Speaking with Our Steps
Snakes, good friends, miles, gallons of water, road, cops, rain, desert, car horns, granola, mountains, prayer. The past week has consisted of these and not much else. Let me walk you through a simple day:
Rise at 6:00 to pack up my stuff an clean the RV. At 6:50, run a final check and make sure that all the hatches are closed and locked. At 7, drive the RV to the designated Church for daily Mass. Mass at 8, followed by a quick breakfast and morning prayer with the whole group. 9:00, pack up the support van and leave for the last checkpoint. 9:30AM, begin walking. We walk all day, praying Rosaries and eating ham sammiches, until about 7PM, when we meet the RV for dinner and evening prayer. By 8:30, the other group is in the van and on the way to walk throughout the night. After the night shift leaves, we clean the RV, do the dishes, and hopefully get to bed by 11 at the latest. Repeat.
This past week has been incredible. Never in my life have I so intimately shared in the Passion of Christ. There are several kinds of battle that we undergo. First, we are physically taxed with walking. I have walked up 3000 feet in elevation through the pouring rain; I already have blisters on top of blisters; I have never been more knowledgable of how to care for my feet. When each step sends a burst of pain through my leg, I find myself meditating on the Passion more often than not, uniting my suffering to His infinitely more painful sacrifice of the body.
Second, we are spiritually taxed. I have never prayed more in my entire life than I do on this walk. We say a rosary every 5 miles, sometimes sooner. We go to Mass every day and pray morning and evening prayer in common. And I have the chance to continually offer my suffering up for the conversion of souls with regards to life issues. All this opportunity for prayer makes me a prime target for spiritual attack. Your continued prayers are much appreciated.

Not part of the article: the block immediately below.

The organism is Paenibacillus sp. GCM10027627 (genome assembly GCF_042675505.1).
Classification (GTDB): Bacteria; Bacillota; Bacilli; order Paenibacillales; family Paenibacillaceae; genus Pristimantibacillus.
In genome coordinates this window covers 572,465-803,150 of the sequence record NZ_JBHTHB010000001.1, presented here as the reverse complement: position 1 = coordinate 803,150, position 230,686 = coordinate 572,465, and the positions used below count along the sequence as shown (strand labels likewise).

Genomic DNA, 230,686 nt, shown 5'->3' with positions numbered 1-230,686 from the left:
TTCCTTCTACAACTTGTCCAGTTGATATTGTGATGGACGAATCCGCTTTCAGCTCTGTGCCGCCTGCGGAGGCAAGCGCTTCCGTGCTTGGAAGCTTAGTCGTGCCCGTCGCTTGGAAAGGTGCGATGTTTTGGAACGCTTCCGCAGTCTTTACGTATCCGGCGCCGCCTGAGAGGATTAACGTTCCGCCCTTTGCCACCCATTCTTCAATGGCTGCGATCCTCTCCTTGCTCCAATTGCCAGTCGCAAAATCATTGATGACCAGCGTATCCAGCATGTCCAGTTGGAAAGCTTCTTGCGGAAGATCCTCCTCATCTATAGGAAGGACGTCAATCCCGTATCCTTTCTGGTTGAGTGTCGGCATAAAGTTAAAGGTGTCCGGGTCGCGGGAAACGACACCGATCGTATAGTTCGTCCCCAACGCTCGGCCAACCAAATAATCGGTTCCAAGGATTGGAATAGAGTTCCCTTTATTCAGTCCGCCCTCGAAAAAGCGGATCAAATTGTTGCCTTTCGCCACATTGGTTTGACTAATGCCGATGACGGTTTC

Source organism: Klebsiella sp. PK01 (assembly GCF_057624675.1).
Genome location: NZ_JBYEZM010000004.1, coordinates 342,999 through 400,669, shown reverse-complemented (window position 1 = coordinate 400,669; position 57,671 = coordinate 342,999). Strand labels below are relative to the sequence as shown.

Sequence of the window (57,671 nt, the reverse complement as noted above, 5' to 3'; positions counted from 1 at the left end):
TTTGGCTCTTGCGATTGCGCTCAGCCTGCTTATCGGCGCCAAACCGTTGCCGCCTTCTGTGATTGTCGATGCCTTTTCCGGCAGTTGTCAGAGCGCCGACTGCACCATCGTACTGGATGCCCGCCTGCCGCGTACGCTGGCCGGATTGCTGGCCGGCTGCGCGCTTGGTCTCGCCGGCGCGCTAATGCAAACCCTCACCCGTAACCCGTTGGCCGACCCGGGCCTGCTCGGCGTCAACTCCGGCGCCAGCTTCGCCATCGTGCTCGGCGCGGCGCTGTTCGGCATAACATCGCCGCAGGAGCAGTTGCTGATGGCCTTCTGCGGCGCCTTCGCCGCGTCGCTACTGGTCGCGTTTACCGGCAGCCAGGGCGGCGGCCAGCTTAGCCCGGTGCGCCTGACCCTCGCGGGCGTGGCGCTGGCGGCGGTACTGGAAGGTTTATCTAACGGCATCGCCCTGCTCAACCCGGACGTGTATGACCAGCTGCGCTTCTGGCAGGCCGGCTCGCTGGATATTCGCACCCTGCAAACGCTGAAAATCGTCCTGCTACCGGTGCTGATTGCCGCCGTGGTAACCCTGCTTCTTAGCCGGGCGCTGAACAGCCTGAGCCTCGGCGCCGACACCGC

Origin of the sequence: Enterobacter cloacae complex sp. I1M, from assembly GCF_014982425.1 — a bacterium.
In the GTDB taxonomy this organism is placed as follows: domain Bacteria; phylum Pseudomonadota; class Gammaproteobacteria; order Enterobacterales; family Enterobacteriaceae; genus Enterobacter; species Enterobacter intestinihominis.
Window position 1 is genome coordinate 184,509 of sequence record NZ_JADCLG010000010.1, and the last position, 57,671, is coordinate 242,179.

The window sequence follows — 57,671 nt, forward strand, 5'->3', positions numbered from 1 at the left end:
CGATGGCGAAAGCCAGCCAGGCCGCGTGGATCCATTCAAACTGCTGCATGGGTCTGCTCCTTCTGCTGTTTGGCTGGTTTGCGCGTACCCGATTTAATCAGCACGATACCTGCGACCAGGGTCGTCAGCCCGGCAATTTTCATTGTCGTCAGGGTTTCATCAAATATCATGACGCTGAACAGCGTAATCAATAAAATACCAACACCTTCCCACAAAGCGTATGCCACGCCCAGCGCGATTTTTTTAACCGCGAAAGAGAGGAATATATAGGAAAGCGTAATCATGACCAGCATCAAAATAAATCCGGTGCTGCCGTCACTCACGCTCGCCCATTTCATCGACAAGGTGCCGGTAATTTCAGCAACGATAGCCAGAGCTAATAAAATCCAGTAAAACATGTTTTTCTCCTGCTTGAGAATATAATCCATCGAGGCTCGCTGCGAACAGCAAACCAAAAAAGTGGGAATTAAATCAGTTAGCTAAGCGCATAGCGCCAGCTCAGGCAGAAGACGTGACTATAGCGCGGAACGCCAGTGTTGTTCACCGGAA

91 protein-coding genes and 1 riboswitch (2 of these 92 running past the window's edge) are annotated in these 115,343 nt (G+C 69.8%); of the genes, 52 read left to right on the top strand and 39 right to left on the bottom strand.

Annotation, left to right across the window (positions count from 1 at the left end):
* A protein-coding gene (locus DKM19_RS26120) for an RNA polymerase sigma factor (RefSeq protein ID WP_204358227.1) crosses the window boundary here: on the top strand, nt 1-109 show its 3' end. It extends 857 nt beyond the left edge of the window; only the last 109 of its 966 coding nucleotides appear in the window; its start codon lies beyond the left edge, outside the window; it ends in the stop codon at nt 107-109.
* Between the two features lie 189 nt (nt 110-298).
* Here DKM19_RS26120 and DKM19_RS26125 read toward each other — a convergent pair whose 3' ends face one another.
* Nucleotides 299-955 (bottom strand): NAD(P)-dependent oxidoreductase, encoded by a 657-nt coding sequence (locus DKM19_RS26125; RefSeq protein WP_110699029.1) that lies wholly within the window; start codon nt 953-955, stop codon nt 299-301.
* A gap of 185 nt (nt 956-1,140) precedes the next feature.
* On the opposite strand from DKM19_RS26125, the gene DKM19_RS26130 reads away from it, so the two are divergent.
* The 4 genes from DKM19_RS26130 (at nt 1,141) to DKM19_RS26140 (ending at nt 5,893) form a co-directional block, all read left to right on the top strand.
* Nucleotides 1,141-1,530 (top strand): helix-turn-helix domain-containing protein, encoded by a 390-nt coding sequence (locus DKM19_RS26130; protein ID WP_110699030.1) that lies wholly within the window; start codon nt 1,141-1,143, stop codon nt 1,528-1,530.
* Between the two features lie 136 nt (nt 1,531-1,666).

Third, we are emotionally attacked. As we push forward, there are many who consider it necessary to inform us as to their opinion of our pilgrimage. I have seen more middle fingers in the past week than I ever have in my life. I have begun to share in the pain that Christ felt while on the road to Calvary. There he was, offering his own body for the forgiveness of sins, and the very people for whom he was sacrificing rebuked and reviled him. He was doing something good and holy, and they yelled at him and mocked him. How must this have hurt his heart? Now, I have begun to understand this pain.
But no matter how many blisters, fingers, or raindrops come my way, I will not lose sight of my cross. I will follow in the footsteps of Christ. He will be my guide, and he alone will give me hope.
God bless, and thank you for reading!
Northern Walk ’12